by Beth Bernobich
167 pages, Tor
Review by Melissa Conway
This is Bernobich’s debut novel, and I found it shelved in the Science Fiction section (where it belonged), but I was rather stymied by the title. ‘Passion Play’ sounds like something you’d find on the cover of a bodice ripper, or even an erotic novel, neither of which fits here. The ‘passion’ within is minimal, and there’s very little ‘play.’
Therez is a young woman on the verge of adulthood, living with her family in a town where magic is out of fashion. Her ailing grandmother has told her many of the old stories, and has instilled in her a belief of magic, but Therez has only felt its presence within herself by accident.
Therez’ father is a cold, controlling man, so much so that she decides to run away rather than submit to an arranged marriage. She pays to join a caravan to a far-away city and ends up having to choose between becoming the caravan whore, or having the caravan boss send her back to her father. This is the weakest part of the narrative, where I couldn’t help but question the main character’s motivation. Therez is a virgin and naïve, but her decision to give herself to a disgusting man to avoid her erstwhile bridegroom is simply unbelievable. She quickly realizes her mistake, as her body is made available to all the men in the caravan, who use her often and brutally. The writing effectively gets across the horrors of her abuse, firmly establishing for the reader her resulting psychological state. There is nothing faintly resembling the passion of the title in these scenes.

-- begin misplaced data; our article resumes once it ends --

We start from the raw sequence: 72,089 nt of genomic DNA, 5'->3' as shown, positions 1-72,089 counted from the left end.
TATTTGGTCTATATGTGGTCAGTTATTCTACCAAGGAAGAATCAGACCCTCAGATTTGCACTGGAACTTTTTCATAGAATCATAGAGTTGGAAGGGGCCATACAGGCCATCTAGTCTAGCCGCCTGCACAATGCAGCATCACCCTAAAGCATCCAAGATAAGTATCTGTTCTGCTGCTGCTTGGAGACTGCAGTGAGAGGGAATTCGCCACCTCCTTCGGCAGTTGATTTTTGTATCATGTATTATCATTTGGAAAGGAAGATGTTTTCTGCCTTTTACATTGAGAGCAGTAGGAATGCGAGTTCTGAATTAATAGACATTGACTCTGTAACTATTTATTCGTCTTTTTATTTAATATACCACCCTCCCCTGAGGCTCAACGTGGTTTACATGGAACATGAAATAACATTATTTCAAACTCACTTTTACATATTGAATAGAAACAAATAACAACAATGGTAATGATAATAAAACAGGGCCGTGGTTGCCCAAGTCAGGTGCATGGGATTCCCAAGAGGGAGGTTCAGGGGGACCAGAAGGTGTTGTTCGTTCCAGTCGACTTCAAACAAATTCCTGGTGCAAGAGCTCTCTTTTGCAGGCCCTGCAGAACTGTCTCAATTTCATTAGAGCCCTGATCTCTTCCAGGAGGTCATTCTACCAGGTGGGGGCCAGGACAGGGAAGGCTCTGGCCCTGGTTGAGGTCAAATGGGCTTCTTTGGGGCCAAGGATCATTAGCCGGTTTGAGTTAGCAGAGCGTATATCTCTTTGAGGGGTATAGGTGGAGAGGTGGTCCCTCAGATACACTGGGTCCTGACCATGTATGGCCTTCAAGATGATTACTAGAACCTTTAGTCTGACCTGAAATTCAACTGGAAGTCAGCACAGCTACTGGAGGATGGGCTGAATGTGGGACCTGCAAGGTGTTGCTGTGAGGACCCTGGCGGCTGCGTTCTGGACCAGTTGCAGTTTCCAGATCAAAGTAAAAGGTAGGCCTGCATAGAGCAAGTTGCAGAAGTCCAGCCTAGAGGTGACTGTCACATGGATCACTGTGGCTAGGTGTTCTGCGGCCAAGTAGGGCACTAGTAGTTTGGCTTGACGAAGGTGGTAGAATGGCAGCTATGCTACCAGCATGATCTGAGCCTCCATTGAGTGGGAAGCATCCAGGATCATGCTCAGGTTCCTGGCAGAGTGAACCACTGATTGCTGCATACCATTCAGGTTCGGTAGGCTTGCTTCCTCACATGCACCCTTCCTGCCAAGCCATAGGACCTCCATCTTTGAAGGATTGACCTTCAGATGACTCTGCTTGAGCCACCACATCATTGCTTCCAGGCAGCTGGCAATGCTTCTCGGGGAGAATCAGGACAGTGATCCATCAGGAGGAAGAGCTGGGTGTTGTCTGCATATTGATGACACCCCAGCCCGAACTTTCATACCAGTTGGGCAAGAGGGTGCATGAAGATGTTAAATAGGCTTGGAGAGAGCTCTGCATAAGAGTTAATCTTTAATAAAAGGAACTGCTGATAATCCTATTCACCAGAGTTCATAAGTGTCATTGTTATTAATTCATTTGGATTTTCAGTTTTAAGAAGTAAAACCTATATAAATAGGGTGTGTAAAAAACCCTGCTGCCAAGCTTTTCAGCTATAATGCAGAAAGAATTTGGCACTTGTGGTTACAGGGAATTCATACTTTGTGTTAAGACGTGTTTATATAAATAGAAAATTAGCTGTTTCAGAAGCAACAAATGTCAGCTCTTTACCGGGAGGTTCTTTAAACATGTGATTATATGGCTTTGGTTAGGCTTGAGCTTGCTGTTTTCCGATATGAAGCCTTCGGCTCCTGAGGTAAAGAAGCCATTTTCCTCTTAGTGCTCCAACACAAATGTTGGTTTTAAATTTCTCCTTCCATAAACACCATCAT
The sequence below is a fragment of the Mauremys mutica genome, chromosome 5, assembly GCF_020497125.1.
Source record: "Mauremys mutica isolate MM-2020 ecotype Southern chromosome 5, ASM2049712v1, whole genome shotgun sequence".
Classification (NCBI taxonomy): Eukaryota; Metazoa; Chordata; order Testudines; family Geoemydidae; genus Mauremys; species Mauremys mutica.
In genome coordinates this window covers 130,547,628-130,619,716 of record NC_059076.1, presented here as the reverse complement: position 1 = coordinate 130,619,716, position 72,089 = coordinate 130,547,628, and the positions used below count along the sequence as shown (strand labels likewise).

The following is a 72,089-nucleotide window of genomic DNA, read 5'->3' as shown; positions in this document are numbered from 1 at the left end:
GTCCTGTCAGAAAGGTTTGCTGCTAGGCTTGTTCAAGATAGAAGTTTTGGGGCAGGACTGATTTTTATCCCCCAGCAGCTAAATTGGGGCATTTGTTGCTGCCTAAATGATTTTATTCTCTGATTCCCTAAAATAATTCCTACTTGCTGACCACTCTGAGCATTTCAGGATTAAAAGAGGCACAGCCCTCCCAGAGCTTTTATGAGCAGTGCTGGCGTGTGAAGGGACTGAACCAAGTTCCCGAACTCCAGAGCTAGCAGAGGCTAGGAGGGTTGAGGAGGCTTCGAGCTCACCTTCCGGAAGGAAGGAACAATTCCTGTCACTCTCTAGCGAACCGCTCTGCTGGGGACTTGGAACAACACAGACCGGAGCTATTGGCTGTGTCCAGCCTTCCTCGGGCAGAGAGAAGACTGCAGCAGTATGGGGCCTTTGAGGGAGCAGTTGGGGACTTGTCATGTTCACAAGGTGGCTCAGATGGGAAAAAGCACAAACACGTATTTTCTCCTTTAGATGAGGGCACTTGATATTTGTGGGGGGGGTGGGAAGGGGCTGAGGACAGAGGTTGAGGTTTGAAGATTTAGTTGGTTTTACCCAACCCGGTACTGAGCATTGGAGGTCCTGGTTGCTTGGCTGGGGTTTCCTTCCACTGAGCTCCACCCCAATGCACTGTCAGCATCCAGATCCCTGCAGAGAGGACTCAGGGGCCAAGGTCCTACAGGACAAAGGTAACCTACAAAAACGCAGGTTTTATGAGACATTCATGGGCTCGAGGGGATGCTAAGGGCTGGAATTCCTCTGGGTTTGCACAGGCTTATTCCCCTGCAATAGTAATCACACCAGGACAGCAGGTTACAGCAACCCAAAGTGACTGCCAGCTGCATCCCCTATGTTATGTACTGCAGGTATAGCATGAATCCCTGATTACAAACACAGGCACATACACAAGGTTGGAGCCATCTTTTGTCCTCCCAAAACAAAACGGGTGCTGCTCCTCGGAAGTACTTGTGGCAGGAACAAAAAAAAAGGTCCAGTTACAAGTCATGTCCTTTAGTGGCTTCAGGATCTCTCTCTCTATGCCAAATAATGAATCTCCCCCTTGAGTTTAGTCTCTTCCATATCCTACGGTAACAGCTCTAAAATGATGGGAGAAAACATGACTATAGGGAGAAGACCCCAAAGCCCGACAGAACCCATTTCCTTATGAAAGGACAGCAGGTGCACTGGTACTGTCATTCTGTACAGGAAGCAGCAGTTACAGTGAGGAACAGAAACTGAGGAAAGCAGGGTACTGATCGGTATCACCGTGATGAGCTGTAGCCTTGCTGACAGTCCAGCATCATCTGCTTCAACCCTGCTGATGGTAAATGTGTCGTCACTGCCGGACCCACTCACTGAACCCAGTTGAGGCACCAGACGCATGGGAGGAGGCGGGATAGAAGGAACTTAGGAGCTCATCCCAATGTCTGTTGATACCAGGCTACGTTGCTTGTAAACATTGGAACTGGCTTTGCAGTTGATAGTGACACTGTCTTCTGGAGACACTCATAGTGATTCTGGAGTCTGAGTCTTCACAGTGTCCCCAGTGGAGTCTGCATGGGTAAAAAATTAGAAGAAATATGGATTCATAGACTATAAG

However, once she escapes and finds refuge as a scullery-maid in a house of pleasure, the narrative straightens out and really begins to pull the reader in. Therez has changed her name to Ilse, and despite her best efforts to blend in, is unable to hide that she was gently raised and educated. She’s soon promoted to the assistant of the house bookkeeper, and has impressed the owner, a handsome eunuch. Yes, that’s right, he was once a member of the king’s court and forced to undergo some drastic surgery to ensure his loyalty, but the new king booted all the old advisors out and is now being influenced by a powerful mage. Lord Kosenmark (our eunuch) dabbles in political intrigue, and Ilse is soon up to her neck in conspiracy.
Kosenmark teaches Ilse to fight, and she also begins lessons in magic. Her boss has a male lover, but by the end of the book, they’ve broken up and Ilse has replaced him. This is more believable than it sounds, due to Bernobich’s strong characterization. This is obviously the first in a series, one that I just might continue reading once the next book comes out.
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